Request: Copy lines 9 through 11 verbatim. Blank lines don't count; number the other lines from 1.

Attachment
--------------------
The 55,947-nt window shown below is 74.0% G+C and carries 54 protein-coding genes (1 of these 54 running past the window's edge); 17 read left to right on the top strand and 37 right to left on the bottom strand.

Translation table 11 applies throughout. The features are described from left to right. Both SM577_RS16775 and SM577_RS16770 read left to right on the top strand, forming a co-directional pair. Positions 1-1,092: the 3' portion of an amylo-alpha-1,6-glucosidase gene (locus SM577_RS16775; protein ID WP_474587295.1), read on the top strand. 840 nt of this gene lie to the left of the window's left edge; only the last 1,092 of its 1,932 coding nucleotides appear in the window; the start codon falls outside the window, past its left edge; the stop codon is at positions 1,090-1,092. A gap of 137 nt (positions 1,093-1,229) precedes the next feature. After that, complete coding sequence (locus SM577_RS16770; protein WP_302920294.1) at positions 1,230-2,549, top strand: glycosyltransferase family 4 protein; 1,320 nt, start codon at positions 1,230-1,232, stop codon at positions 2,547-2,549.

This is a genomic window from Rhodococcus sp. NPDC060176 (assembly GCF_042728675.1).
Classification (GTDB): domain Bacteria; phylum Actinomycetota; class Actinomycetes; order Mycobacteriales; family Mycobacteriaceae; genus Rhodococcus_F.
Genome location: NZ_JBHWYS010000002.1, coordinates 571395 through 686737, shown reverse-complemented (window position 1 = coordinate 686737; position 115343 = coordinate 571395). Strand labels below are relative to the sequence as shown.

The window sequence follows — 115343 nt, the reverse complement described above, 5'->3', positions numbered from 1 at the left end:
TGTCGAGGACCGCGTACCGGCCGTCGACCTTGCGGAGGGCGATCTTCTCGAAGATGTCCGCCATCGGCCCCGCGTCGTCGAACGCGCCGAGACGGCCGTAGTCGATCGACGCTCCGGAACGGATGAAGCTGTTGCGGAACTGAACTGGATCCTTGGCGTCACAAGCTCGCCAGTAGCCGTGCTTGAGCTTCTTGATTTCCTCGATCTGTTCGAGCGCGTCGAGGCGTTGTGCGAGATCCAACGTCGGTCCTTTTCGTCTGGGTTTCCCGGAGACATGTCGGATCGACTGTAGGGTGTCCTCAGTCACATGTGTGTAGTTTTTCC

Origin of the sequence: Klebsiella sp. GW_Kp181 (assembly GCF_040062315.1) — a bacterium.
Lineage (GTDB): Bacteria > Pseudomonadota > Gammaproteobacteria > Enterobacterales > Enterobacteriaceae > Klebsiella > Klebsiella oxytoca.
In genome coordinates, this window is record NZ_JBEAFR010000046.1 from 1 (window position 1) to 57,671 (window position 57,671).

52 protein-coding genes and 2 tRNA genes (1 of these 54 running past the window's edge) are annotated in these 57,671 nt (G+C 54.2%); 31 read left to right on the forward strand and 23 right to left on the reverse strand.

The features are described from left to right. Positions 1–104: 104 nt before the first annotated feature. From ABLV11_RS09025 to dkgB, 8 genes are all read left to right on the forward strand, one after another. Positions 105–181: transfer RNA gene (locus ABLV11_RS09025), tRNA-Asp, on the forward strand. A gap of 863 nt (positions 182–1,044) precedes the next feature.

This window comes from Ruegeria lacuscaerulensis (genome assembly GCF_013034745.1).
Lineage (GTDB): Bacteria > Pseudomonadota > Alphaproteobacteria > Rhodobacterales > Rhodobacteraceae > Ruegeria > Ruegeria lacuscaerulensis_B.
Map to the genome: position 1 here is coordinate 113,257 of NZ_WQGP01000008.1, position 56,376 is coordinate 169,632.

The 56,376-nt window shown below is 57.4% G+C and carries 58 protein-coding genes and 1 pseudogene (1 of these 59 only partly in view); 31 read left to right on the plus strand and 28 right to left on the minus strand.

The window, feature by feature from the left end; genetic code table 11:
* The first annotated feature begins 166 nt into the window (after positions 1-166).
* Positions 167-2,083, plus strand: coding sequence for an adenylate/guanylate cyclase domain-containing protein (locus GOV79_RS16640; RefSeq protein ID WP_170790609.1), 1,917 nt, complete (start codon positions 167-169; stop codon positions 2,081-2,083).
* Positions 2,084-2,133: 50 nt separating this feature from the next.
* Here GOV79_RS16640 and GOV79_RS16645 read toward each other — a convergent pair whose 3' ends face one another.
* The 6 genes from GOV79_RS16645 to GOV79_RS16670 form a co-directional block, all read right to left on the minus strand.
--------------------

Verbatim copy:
Lineage (GTDB): Bacteria > Pseudomonadota > Gammaproteobacteria > Enterobacterales > Enterobacteriaceae > Klebsiella > Klebsiella oxytoca.
In genome coordinates, this window is record NZ_JBEAFR010000046.1 from 1 (window position 1) to 57,671 (window position 57,671).

52 protein-coding genes and 2 tRNA genes (1 of these 54 running past the window's edge) are annotated in these 57,671 nt (G+C 54.2%); 31 read left to right on the forward strand and 23 right to left on the reverse strand.